The XML property


May 27, 2021 18:00 XML


Table of contents


The XML property

This section explains the properties of XML, which are contained in an XML element, and an XML element can have multiple properties.
This chapter describes XML properties. T he property is part of the XML element. A n element can have multiple unique properties. Properties provide more information about XML elements XML properties are always a name value pair

XML elements have properties, similar to HTML.

Attribute provides additional information about the element.


The XML property

In HTML, properties provide additional information about elements:

<img src="computer.gif">
<a href="demo.html">

Properties typically provide information that is not part of the data. In the following example, the file type is data-independent, but important for software that needs to work with this element:

<file type="gif">computer.gif</file>


XML properties must be quoted

Property values must be surrounded by quotation marks, but both single and double quotes are available. For example, a person's gender, the person element can be written like this:

<person sex="female">

Or you can:

<person sex='female'>

If the property value itself contains double quotes, you can use single quotes, like this example:

<gangster name='George "Shotgun" Ziegler'>

Or you can use character entities:

<gangster name="George "Shotgun" Ziegler">


XML elements vs. properties

Take a look at these examples:

<person sex="female">
<firstname>Anna</firstname>
<lastname>Smith</lastname>
</person> 
<person>
<sex>female</sex>
<firstname>Anna</firstname>
<lastname>Smith</lastname>
</person>

In the first instance, sex is a property. I n the second instance, sex is an element. Both instances provide the same information.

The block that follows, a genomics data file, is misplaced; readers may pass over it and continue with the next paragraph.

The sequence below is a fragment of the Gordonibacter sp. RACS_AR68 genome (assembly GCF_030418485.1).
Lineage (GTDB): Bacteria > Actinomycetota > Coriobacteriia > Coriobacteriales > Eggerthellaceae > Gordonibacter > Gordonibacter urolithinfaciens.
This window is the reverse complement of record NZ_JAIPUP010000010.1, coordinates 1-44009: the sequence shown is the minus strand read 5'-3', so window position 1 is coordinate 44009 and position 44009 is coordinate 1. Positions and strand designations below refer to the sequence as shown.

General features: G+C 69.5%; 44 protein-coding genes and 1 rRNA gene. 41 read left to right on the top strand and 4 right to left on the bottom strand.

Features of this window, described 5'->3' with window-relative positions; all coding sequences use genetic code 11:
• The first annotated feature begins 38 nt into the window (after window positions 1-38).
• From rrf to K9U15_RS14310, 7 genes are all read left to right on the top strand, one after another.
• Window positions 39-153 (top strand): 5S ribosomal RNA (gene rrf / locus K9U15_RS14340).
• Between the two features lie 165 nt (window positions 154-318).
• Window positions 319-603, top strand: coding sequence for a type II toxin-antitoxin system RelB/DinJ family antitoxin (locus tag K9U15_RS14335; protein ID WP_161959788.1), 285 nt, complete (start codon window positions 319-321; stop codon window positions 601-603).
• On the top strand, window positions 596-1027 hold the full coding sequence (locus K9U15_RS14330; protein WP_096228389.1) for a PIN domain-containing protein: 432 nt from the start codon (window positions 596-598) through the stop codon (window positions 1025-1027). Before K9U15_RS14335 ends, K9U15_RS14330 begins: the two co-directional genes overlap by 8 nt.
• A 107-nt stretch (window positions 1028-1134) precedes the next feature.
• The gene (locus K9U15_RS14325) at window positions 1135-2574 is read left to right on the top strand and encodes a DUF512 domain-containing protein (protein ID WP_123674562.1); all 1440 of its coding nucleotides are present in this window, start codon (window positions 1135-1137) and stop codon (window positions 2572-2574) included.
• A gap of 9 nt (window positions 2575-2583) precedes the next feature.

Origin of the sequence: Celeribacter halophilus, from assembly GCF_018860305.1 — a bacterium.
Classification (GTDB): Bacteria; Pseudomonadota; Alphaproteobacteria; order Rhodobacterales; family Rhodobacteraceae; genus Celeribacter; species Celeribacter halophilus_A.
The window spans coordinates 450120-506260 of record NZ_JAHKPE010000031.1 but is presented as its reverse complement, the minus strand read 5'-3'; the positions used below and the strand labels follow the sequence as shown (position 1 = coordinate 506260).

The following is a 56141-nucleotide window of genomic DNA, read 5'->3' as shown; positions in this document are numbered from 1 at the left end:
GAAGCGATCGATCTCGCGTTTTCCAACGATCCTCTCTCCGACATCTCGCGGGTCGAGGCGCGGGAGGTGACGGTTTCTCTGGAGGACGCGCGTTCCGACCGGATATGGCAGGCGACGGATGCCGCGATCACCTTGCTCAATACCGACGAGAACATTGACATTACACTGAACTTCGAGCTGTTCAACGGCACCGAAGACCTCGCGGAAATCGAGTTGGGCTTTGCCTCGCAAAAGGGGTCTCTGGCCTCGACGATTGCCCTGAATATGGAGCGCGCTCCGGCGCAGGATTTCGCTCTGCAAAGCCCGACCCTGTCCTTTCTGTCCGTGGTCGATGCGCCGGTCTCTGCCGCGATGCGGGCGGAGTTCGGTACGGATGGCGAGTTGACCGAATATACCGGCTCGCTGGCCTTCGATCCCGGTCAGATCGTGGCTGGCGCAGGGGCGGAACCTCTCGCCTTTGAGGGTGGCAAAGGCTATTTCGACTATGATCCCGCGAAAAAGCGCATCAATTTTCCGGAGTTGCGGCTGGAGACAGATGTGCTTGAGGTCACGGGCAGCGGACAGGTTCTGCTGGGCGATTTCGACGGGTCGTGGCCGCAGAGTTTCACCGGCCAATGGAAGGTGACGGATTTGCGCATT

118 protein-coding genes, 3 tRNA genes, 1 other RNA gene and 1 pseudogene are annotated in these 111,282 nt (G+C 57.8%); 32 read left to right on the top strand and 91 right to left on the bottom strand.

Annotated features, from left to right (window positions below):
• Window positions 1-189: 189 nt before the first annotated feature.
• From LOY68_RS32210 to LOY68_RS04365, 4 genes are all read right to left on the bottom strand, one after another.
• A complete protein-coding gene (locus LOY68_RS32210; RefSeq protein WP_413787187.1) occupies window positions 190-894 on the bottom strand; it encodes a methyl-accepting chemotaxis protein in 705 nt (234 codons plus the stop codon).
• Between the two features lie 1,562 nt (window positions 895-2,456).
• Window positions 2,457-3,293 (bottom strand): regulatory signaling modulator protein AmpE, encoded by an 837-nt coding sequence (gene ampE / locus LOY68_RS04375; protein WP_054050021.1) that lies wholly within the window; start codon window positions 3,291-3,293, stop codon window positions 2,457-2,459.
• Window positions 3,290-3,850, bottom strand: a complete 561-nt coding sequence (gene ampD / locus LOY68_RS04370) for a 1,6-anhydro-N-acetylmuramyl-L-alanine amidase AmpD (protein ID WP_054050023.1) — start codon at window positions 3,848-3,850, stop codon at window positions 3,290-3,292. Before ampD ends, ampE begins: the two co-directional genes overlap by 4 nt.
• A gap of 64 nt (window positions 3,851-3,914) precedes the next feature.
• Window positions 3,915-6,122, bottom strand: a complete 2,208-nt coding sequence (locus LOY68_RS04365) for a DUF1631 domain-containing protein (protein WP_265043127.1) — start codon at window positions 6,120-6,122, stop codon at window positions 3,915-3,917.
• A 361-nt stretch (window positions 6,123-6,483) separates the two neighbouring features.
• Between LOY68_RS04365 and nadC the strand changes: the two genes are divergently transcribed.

There are no rules that tell us when to use attributes and when to use elements. M y experience is that in HTML, properties are convenient to use, but in XML, you should try to avoid using properties. If the information feels like data, use elements.


My favorite way

The following three XML documents contain exactly the same information:

The date property was used in the first instance:

<note date="10/01/2008">
<to>Tove</to>
<from>Jani</from>
<heading>Reminder</heading>
<body>Don't forget me this weekend!</body>
</note>

The date element is used in the second instance:

<note>
<date>10/01/2008</date>
<to>Tove</to>
<from>Jani</from>
<heading>Reminder</heading>
<body>Don't forget me this weekend!</body>
</note>

The extended date element is used in the third instance (this is my favorite):

<note>
<date>
<day>10</day>
<month>01</month>
<year>2008</year>
</date>
<to>Tove</to>
<from>Jani</from>
<heading>Reminder</heading>
<body>Don't forget me this weekend!</body>
</note>


Avoid XML properties?

Some of the problems caused by using properties:

  • The property cannot contain more than one value (elements can)
  • Properties cannot contain tree structures (elements can)
  • Properties are not easy to extend (for future changes)

Properties are difficult to read and maintain. T ry to use elements to describe the data. Property is used only to provide data-independent information.

Don't do such stupid things (this is not how XML should be used):

<note day="10" month="01" year="2008"
to="Tove" from="Jani" heading="Reminder"
body="Don't forget me this weekend!">
</note>


XML properties for metadata

Sometimes an ID reference is assigned to an element. T hese ID indexes can be used to identify XML elements in the same way that the id property in HTML works. This example shows us this situation:

<messages>
<note id="501">
<to>Tove</to>
<from>Jani</from>
<heading>Reminder</heading>
<body>Don't forget me this weekend!</body>
</note>
<note id="502">
<to>Jani</to>
<from>Tove</from>
<heading>Re: Reminder</heading>
<body>I will not</body>
</note>
</messages>

The id property above is simply an identifier that identifies different notes. It is not part of the note data.

The idea that we are trying to convey to you here is that metadata (data about the data) should be stored as attributes and the data itself should be stored as elements.

Here are the rules to follow for summary XML properties:

  • Property names cannot appear once in the same starting or empty element labels
  • A property must use a document type definition (DTD) declaration declared by a property sheet
  • Property values cannot contain direct or indirect entity references to external entities
  • The replacement text of any entity is called a direct or indirect property value that cannot contain any less than the sign